Until the middle of the 19th century, there was no easy way for new Canadians to communicate with family and friends from the old country. The transatlantic mails depended on slow and irregular sailing ships, and post offices were few and far between. For most Canadian immigrants, living on Canadian soil meant being completely cut off from the loved ones they had left behind.
Shipping magnates and business leaders Sir Samuel Cunard and Sir Hugh Allan changed this by introducing transatlantic mail service via their ocean-going steam vessels. In honour of these pioneers, Canada Post will issue a se tenant pair of commerative stamps featuring them on May 28, 2004.
Created by stamp design veterans Dennis Page and Oliver Hill of Page&Wood Creative Strategies in Halifax and veteran illustrator Bonnie Ross, the stamp has been created to not only celebrate the two men, but also the 19th century milestone of fast, regular transatlantic postal service. As such, the design depicts the growing volume of mail that began to cross the Atlantic by steamship at this time. Photographs of actual letters from these trips fill the lower portion of the frame.
Portraits of both Sir Samuel Cunard and Sir Hugh Allan, illustrated in a popular formalized period style, present images of the two shipping magnates in a heroic fashion. Images of the two ships, Cunard's Britannia and Allan's North American, are depicted on route, as they determinedly brave the rough Atlantic seas. The cancellation marks represent the dates of the arrival of Curnard's Britannia in Halifax and the departure of Allan's North American from Liverpool.
According to Design Manager of Stamp Products Danielle Trottier, "these commemoratives not only depict history, but are themselves a piece of history in that they are part of Canada Post's first self-adhesive perforated pane". (For details, see "Honouring Postal History by Making Postal History", page 26)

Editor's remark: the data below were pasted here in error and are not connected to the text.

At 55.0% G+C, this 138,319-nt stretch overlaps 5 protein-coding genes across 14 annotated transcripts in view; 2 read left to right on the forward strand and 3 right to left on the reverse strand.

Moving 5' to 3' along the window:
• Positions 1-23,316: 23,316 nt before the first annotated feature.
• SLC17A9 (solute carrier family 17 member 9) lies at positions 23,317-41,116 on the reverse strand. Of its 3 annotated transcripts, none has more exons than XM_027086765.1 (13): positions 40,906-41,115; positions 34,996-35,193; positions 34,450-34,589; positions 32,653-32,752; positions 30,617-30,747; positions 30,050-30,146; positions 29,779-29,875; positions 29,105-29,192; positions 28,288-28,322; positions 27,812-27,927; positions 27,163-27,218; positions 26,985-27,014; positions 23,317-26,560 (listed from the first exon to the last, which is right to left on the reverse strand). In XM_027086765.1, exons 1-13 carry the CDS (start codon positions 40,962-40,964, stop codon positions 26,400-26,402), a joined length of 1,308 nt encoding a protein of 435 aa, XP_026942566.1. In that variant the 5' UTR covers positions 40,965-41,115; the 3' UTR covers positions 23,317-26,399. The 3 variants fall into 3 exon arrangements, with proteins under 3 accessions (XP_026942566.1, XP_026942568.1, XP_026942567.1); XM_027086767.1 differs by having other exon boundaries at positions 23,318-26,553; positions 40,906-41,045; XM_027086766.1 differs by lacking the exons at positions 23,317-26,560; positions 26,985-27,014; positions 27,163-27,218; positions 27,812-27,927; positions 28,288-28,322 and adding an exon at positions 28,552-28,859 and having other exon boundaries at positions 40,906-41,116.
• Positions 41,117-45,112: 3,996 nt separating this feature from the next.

The men behind the mail
Merchant and shipowner Sir Samuel Cunard was born in Halifax on November 21, 1787. He first partnered with his father in the timber trade, and through his interests in whaling, timber, coal, iron and shipping, he amassed a great personal fortune in the 1830s. In 1825, he co-founded the Halifax Banking Company and in 1839, made a submission to the British government to start regular transatlantic mail service by steamship from Liverpool, England to Halifax, Quebec City and Boston, at a cost of 55,000 pounds a year, for 10 years. The first crossing was made in May 1840, but regular mail service began in July with the Britannia, a paddlewheel steamship which sailed from Liverpool to Halifax and then on to Boston in a total of 14 days and 8 hours.
Sixteen years later, Sir Hugh Allan established a similar transatlantic mail route between Canada and Britain. Allan was a shipping magnate, railway developer and financier, born in Saltcoats, Scotland on September 29, 1810. In 1826, he emigrated to Canada and settled in Montreal where he found a job as a clerk in a commercial goods business. Ten years later, in 1836, backed by family funding, he bought steamships and sailing ships to expand the company's merchant fleet. Allan persuaded the Canadian government to finance the transatlantic lines linking Montreal with Britain through contracts to carry the mail (1853). But when the contract was awarded to Liverpool shipowners McKean, McClary and Lamont, Allan considered them unqualified to handle the work. In 1856 with improved ships, Allan managed to wrest the contract away from his competitors.
For more information on Sir Samuel Cunard, see http://cunardsteamship society.com/. For information on Sir Hugh Allan, visit www.geo.ed.ac.uk/ scotgaz/people/famousfirst676.html.